How has the pandemic changed how we use and perceive our home? Many were working, eating, living, playing, sleeping, and learning in the same space. Has changed perceptions influenced ideas of the design of our homes, and potential for happiness and wellbeing?

For the attention of: Those responsible for regulating minimum space standards and housing regulations, such as government departments with responsibilities for housing or health, and city mayors.

The problem: While there is substantial research on how a lack of space and poor-quality housing adversely affects wellbeing, stronger evidence is needed to determine internal space standards and support in making them mandatory. In England, current minimum space standards are based on numerical values and fail to acknowledge a broader more inclusive range of uses and activities of the home.

What we did and why: We conducted online survey and semi-structured interviews with London residents in 2021. We wanted to understand how people used and experienced their home and how this might have changed during the COVID-19 pandemic. We were interested in what changes people had made to better meet their needs, and how the quality and design of their domestic space affected their physical and mental wellbeing. This research aims to address the evidence gap between wellbeing and architectural design.

What our study adds: We found how people’s wellbeing was affected, both positively and negatively, due to the design and quality of their homes:

  • The agency to make changes at home mattered.

  • Changing socio-spatial relationships led to a shift in understanding issues such as privacy and safety.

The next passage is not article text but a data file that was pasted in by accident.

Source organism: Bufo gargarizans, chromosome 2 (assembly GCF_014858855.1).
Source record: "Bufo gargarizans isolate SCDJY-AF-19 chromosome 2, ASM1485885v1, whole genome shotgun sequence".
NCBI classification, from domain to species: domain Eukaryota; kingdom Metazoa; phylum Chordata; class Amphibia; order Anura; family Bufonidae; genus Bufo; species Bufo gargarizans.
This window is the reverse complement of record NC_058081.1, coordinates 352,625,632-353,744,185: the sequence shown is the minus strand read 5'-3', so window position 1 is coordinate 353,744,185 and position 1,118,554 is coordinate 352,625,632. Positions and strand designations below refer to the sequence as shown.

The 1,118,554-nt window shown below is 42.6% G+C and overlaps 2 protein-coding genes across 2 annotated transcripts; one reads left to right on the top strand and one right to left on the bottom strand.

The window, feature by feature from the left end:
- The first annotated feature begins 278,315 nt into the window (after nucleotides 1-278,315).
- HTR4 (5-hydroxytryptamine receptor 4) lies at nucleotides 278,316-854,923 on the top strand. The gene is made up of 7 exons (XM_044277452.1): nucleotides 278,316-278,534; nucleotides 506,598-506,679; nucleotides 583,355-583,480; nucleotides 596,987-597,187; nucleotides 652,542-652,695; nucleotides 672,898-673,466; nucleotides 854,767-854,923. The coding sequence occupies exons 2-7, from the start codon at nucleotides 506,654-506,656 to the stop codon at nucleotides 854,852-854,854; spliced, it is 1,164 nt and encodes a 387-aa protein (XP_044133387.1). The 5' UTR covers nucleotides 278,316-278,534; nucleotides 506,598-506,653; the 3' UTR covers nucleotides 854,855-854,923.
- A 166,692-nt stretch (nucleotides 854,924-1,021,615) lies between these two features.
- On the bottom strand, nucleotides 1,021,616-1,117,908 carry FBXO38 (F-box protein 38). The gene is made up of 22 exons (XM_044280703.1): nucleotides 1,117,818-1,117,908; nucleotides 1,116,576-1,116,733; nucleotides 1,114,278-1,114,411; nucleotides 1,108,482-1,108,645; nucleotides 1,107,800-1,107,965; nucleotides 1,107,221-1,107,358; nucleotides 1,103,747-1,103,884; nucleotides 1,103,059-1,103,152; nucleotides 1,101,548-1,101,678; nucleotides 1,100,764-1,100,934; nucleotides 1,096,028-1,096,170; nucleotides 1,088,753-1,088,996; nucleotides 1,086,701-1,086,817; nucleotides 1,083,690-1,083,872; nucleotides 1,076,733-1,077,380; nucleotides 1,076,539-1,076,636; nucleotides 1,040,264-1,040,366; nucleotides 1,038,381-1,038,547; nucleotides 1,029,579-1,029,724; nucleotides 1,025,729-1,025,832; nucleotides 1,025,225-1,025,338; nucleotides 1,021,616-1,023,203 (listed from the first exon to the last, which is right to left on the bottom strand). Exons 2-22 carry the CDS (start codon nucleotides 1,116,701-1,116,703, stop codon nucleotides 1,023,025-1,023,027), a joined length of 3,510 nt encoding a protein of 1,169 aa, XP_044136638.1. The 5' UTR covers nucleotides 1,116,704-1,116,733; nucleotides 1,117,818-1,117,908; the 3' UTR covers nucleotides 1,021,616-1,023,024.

• Dwelling size became even more problematic during the lockdowns.

  • Perceptions and dwelling preferences changed for many participants. Many had not previously been aware of the effect of design and quality of their homes on their wellbeing.

Implications for city policy and practice: To improve housing quality and design, the following policy recommendations should be considered: 

  • Making minimum space standards mandatory across all tenures and sectors and giving greater flexibility in the distribution of floor space to meet them.

  • Adding to the existing technical evidence though studies focussing on lived experiences and actual use of home.

  • Acknowledging the need to include a wider range of home uses and household compositions for housing provision and design standards. 

  • Making access to outdoor space compulsory.

For further information: Laboratory for Design and Machine Learning – The Home, the Household, and COVID-19

Full research article: The impact of housing design and quality on wellbeing: lived experiences of the home during COVID-19 in London by Lucia Alonso & Sam Jacoby